Published on August 1st, 2013 | by SUSHIBOMB STAFF0
GAMING | PAX Australia 1.0
The Good, The Bad, The Ugly
Now that the dust has settled on Australia’s first ever Penny Arcade Expo (July 19-21), lets take a look back at PAX Aus 1.0 — what was good, what was bad, and how it stacks up to PAX Prime.
Is the Australian version of PAX worth a flight to the land down under?
Hands down, Penny Arcade Expo has something for every gamer. Whether you’re in Australia, Seattle, or Boston, the folks at Penny Arcade always deliver a fun, memorable weekend of gaming festivities fine-tuned since the first PAX debuting in 2004 in Bellevue, WA. (For the record I’ve been attending PAX since 2005). With everything from console, PC, and table top gaming, to panels, tournaments, and freebies — PAX is a quintessential gaming festival.
Melbourne Showgrounds, Expo Hall
First time expo goers travelling to PAX Australia will no doubt be impressed by the sights and sounds of the show. The avid PAX-goer might think otherwise.
For a debut show, PAX Australia is a pretty impressive entry. With a significant turnout, and full schedule of events, there wasn’t a lack of things to do. However, as is the case with any debut show/expo/festival, this event may not have had all the biggest names in the business headlining, but what it lacked in spectacle, makes up for it with local content.
- A focus on Australian game developers and the Australia gaming community. The amount of indie devs in attendance was impressive, and the games showcased were a creative and quirky bunch. The true spirit of independent games, and Australians showcased were creme of the crop.
- Australian musical guests. A nice change from the usual suspects of PAX Prime, the Aussie musical guests included chiptune artists 7bit Hero, and Soundbytes, with favorites MC Frontalot, and Protomen.
- Variety of local Food vendors inside the Expo grounds. This was a welcome surprise, as every gamer gets hungry for something more than your regular fast food. Melbourne is known for it’s food, and coffee culture, so it was great to see that brought into the expo. Unlike say PAX Prime, where the obligatory food court options and restaurants in the immediate convention area get old fast — (Gameworks, again?! TapHouse, again? Subway, again?). Welcoming the local food and coffee vendors at PAX was a pretty good hipster move by the show organizers, especially considering, the inconvenient location of the Showgrounds.
There’s a lot to see and do during the show, which is great, but you will always find yourself queuing for something. It might be as simple as getting cash from the machine, or waiting in line for food. The line ups at PAX Australia however, seemed especially painful than your average PAX, and is probably because of the venue.
- 1-2 hours in your precious expo schedule eaten up while queuing up for a panel, or presentation. Long queues for the ATM , for the food, for the bathroom, (if you managed to find the bathroom/porto potty). Queuing for the exhibit hall, and queuing IN the exhibit hall for game demos. Being denied entry to see a panel because the room is “At Capacity.” Is it really the fault of the attendee for not lining up 2 hours ahead of time?
- An Expo Hall experience that lacks the ‘umph’ of PAX Prime. When there’s a laser tag game taking up a good chunk of exhibit space, you ask yourself is this just filler? It could be that some possible guests, and exhibitors just ended up going to San Diego Comic Con instead, which happens the same weekend.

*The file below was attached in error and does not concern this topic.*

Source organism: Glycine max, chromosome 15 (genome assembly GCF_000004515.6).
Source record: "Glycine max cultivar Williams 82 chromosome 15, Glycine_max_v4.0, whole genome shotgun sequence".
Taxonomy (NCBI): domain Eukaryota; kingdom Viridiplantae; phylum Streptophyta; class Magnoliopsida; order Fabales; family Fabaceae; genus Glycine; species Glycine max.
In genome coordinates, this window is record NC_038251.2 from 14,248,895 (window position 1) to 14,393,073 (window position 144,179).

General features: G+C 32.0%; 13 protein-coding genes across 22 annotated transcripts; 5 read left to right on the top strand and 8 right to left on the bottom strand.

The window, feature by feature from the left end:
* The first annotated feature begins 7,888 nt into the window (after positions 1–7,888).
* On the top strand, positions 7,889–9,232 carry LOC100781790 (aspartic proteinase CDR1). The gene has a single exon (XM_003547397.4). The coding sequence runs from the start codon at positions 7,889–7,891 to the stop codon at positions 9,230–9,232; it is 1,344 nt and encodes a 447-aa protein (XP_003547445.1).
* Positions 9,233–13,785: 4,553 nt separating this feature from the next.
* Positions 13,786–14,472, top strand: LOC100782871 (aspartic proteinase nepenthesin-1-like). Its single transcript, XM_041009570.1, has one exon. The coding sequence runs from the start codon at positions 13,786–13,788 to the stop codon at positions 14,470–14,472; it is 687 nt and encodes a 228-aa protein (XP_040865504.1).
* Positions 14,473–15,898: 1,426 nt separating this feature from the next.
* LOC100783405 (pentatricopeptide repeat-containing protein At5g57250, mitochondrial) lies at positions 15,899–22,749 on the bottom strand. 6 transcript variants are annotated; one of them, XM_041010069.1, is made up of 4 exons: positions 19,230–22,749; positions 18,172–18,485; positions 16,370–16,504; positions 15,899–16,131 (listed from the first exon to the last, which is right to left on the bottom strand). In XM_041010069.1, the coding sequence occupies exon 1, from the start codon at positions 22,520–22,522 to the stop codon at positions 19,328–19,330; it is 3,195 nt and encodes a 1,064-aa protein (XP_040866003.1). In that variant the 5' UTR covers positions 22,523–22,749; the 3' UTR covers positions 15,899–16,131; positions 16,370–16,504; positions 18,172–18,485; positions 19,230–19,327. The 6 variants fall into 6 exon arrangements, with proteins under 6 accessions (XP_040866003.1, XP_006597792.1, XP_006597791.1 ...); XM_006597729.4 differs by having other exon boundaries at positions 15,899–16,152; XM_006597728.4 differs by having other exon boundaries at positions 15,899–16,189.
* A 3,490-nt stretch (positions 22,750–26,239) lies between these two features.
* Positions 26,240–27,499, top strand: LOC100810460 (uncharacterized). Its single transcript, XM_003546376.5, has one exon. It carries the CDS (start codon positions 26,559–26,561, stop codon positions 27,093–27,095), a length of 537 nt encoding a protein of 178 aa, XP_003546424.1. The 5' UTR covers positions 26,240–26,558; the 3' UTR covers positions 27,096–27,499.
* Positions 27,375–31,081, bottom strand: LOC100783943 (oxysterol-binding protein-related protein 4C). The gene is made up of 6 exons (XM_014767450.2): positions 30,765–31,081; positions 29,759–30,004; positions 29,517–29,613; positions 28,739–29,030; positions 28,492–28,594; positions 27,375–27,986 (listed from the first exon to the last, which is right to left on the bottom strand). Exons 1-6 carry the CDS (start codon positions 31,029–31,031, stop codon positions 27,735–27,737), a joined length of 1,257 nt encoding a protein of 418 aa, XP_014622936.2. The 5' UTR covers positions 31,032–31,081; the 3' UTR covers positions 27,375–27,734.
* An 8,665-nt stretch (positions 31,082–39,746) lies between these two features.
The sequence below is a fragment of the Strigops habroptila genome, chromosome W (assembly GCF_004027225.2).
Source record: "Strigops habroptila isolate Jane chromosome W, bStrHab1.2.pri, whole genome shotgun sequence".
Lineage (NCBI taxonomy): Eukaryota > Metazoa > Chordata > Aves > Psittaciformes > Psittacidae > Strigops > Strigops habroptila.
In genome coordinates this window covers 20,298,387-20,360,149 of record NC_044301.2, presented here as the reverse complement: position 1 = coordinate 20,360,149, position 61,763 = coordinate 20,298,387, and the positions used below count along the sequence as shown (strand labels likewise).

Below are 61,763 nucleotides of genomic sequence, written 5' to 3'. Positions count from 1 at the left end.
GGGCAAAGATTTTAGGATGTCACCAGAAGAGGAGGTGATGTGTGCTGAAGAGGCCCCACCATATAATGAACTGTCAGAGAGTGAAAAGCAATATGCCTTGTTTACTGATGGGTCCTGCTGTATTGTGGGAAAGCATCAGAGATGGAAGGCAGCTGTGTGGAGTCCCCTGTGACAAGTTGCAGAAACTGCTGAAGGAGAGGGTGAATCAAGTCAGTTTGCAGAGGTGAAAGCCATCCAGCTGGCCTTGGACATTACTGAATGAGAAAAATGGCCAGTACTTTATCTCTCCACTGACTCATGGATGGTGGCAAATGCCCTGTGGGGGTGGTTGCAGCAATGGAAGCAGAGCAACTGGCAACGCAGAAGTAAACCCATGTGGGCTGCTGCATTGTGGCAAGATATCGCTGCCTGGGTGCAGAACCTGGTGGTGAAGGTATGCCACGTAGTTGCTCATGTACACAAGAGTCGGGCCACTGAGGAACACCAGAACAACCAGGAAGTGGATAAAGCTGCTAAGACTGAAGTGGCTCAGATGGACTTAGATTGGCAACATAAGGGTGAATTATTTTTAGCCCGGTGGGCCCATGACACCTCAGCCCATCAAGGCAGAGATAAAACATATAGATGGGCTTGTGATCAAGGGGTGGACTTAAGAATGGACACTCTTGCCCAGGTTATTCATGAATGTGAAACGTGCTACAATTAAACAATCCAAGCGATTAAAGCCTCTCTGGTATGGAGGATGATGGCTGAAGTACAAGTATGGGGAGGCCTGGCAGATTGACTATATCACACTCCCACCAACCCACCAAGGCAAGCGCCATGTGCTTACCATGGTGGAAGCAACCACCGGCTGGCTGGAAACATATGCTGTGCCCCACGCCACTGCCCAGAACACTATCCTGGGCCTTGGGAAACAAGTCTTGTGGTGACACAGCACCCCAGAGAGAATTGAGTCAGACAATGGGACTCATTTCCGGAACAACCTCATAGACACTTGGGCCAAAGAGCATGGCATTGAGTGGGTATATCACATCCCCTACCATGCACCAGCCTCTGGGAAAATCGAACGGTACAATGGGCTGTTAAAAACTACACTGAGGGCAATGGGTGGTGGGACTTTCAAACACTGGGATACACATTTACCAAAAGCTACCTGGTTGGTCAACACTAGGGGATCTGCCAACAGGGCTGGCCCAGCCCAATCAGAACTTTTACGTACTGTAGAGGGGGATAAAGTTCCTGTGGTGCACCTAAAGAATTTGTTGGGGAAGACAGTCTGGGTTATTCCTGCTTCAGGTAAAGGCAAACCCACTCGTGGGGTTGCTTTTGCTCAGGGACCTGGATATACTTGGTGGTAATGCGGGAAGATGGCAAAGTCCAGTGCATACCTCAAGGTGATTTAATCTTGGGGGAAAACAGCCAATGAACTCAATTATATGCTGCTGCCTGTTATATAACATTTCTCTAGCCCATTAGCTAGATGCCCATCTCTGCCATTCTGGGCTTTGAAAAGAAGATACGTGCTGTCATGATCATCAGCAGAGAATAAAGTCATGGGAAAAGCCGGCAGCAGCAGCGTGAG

- Queuing for the tram to get to Melbourne Showgrounds, and queuing to leave the Melbourne Showgrounds.
- The inconveniences of the disjointed venue. Having to walk outside to get to another area of the expo. We’re gamers, we don’t want to go outside.
For anyone attending PAX Australia, the weather, and public transit are big factors that really shouldn’t be ignored.
- The weather. It’s definitely something unavoidable but worth mentioning. If you choose to go to PAX Australia and you’re flying from the other side of the equator, prepare for Melbourne’s windy, rainy, and cold winter. Heck even Sydney has better weather than Melbourne in winter time.
Prepare to wait for the tram, in the rain.
- The Public Transit local Tram. The Melbourne Showgrounds is not conveniently located in a CDB or downtown city core. It’s inconveniently situated in a suburb far from hotels, and hostels, that requires the use of a slow moving, rickety overcrowded tram system, which you have to catch on the street. In the rain. Yet, that didn’t stop people from attending PAX., BUT surely, should getting to PAX be so inefficient?
- The Venue. Currently, the venue at the Melbourne Showgrounds is a indoor/outdoor complex connected by tents, on a pseudo farm ground. Not exactly the ideal convention venue. It’s combination of layout, and capacity, are annoying, and not suitable for an event this size.
- Travel for out-of-towners, getting to Melbourne. Wouldn’t it easier if PAX Aus was held in Sydney?
Is PAX Australia for you?
PAX Australia is as unique as the city and country it’s hosted in. It’s very much for locals, as well as visitors, and for the odd gamer who saved up some cash to travel to the land down under. If you’re someone above the equator and would rather spend a few days out of your summer in winter playing games and socializing with other gamers in a not-so traditional venue, Melbourne is the place. But really, you could just wait a few weeks, and head over to PAX Prime.
It will be interesting to see PAX Australia progress in future shows.